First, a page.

Student success on exams and lab practicals has been declining over the past several years in a content heavy biological diversity course at Brescia University. The course was developed when the core curriculum was altered with the result that a semester of botany and a semester of zoology were combined into a single course with no appreciable change in the amount of content. Students have struggled with the quantity of information and have shown decreasing abilities to score well on exams. Performance on lab practicals has also declined to the point where only a single student received a passing grade on a practical in 2008. Students were unable to memorize the content much less apply it effectively to observations of specimens in lab. The course was redesigned to have an open-ended format in which students are provided with the taxonomic names, structures, and concepts that they will be responsible for learning during the semester. They are also provided with all the lab specimens at the beginning of the semester. Over the course of the semester, they are tasked with sorting the specimens into a phylogenetic tree using the lists of content that were provided. The expectation is that they will access the content as needed resulting in enhanced retention since they will be applying the content directly rather than using rote memorization from lectures. Students were given a pre-assessment of 50 multiple choice questions and two matching questions. They will be given the same questions at the end of the semester. In addition, they are tracking their access to the content in personal journals and reflective papers. They will still have lab practicals but will also be given unknown specimens to see if they are better able to apply the material.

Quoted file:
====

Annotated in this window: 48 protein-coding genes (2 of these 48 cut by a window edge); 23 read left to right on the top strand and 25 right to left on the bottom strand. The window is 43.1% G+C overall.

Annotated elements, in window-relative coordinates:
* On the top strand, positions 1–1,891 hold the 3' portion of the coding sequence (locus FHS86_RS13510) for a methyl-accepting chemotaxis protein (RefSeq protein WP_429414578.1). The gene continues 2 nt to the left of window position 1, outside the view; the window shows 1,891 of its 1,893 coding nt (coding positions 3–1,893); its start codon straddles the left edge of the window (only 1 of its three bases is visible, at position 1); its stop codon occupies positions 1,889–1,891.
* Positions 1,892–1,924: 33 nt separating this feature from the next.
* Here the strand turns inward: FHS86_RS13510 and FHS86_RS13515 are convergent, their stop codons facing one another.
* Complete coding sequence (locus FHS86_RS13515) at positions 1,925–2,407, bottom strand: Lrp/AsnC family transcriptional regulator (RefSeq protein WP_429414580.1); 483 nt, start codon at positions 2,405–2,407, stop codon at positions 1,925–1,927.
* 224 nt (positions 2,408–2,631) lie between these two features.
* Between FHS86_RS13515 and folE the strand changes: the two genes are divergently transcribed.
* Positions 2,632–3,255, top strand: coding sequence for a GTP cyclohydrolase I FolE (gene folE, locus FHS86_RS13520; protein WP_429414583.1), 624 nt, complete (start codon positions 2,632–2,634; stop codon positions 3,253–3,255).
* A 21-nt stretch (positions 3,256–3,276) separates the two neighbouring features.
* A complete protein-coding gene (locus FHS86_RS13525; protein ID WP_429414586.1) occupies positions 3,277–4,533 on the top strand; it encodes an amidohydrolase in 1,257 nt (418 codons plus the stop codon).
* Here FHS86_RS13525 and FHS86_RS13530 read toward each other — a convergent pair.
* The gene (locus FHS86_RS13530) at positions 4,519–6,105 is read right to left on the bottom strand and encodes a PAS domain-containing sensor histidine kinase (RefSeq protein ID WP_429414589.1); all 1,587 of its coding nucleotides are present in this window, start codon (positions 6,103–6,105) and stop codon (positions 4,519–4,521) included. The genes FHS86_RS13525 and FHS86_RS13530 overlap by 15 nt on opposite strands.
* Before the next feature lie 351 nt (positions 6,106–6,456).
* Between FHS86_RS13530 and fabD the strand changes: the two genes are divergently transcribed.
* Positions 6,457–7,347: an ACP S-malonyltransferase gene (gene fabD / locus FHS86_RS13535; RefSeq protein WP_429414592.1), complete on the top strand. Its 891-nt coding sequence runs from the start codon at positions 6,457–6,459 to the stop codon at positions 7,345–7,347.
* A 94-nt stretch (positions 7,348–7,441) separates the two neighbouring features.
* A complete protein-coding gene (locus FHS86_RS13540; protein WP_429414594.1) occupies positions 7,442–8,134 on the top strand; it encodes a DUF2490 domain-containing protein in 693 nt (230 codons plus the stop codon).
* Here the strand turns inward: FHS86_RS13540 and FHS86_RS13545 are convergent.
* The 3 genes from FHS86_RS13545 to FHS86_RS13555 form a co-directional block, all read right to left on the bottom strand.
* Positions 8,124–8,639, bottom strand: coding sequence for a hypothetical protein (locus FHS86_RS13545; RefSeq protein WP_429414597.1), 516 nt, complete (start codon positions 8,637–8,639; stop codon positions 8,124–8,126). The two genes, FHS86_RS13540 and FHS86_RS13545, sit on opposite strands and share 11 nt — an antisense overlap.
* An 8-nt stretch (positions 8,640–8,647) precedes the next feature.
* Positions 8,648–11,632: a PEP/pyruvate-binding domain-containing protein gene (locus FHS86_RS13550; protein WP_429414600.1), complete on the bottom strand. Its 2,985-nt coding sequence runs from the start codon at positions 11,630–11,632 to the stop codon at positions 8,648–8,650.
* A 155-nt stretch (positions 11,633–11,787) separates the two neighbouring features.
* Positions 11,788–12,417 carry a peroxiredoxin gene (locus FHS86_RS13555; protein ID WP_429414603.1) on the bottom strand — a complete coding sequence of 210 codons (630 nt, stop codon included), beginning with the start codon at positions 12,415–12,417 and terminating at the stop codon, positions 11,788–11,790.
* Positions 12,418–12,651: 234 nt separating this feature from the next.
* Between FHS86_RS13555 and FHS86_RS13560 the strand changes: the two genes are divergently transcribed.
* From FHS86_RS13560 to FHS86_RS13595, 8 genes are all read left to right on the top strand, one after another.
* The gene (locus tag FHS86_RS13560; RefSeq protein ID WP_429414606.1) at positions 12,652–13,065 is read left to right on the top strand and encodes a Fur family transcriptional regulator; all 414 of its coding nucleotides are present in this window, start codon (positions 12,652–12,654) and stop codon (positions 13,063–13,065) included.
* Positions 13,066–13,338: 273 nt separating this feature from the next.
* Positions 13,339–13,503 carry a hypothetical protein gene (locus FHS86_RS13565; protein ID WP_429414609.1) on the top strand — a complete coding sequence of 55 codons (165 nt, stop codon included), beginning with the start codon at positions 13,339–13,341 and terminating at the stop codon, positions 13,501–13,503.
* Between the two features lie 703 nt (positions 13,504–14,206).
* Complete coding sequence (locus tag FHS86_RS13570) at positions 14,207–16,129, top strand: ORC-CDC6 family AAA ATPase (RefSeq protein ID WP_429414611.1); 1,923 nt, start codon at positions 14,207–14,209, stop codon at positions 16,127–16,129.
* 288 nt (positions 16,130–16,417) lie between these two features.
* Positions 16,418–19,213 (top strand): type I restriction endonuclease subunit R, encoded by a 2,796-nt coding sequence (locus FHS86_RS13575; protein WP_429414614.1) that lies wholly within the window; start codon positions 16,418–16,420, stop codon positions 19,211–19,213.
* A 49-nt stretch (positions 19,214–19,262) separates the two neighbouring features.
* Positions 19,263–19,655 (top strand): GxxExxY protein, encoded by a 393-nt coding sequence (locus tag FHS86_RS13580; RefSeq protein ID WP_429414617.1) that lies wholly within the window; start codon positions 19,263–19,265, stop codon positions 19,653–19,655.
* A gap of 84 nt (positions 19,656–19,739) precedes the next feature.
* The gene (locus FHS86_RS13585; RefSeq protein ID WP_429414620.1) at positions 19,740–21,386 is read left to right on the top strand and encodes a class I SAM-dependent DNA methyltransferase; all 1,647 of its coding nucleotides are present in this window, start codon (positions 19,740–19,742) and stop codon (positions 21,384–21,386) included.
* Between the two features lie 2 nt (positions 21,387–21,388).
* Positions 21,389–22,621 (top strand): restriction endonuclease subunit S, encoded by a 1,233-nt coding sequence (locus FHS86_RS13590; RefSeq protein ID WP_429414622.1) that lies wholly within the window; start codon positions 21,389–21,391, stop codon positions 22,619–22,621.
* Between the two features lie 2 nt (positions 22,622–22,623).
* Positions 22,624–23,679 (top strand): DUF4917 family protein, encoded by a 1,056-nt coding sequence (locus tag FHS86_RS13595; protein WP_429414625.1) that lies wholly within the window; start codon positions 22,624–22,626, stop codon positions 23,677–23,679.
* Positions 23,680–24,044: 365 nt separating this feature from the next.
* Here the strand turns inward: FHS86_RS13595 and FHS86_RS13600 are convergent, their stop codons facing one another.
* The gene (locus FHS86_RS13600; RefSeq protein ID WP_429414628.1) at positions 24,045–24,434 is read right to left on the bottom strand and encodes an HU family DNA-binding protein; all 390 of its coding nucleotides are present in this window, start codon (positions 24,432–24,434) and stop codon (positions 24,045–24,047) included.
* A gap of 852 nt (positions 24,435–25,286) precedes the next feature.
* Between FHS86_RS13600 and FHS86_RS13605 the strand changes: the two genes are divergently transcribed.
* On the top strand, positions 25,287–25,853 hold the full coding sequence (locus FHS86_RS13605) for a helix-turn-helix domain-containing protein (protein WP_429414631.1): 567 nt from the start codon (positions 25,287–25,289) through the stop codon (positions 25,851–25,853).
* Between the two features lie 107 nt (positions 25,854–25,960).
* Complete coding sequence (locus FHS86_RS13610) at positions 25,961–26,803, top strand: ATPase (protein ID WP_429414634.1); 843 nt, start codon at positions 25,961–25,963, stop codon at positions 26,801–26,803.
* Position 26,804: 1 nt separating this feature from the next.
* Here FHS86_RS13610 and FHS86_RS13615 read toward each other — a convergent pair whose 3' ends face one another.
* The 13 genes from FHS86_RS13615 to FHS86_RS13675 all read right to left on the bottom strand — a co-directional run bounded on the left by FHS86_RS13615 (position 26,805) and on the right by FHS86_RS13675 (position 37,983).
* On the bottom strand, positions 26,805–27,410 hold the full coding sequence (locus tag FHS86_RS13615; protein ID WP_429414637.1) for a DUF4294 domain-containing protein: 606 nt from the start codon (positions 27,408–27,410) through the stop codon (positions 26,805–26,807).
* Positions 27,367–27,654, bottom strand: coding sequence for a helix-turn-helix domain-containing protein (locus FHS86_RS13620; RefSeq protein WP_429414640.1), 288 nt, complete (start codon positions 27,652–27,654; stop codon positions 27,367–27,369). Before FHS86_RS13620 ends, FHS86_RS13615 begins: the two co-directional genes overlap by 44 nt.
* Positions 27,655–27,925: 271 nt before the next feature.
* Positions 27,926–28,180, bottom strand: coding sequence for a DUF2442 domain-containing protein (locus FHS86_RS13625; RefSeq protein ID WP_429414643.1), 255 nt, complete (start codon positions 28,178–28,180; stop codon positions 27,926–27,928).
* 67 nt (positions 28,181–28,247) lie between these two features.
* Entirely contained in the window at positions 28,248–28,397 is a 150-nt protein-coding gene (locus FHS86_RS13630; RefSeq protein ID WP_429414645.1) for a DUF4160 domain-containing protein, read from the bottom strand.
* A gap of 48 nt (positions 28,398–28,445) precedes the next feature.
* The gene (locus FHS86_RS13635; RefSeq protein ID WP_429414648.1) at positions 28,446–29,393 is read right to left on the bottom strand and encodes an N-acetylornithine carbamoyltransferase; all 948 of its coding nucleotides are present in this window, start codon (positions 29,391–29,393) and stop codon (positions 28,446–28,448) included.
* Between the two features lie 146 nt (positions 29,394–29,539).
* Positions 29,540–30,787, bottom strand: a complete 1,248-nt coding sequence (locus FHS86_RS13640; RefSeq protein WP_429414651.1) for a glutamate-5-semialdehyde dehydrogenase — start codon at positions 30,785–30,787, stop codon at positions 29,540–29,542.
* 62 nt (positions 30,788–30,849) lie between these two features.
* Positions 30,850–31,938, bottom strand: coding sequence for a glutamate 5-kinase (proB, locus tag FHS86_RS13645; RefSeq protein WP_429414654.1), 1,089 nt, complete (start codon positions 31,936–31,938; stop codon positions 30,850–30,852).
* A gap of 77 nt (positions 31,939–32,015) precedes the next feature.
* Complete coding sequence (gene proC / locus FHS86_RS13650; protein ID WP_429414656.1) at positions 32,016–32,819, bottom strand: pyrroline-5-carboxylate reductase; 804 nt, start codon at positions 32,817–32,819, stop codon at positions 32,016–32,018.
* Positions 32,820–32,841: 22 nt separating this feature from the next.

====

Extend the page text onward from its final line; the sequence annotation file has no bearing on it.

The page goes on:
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Hi Julie! All I got from your post was gibberish...did you have a compatibility problem?
Lisa: I like your abstract!
Posted 17:05, 8 Feb 2010
Hi All -

I am interested to hear how Conrad's class goes. I am too much of a control freak to be able to run a class like that. I hope it works well for the students, and you.

Also, I wanted to thank Miriam for the CREATE information. I looked it up and it is a very interesting idea of presenting scientific literature. I am anxious to see how your application turns out.

And, Julie, of course you are years ahead of us all, but I am excited to hear how the application of TAP works in the other disciplines.

Lisa edited 18:03, 15 Feb 2010
Posted 18:01, 15 Feb 2010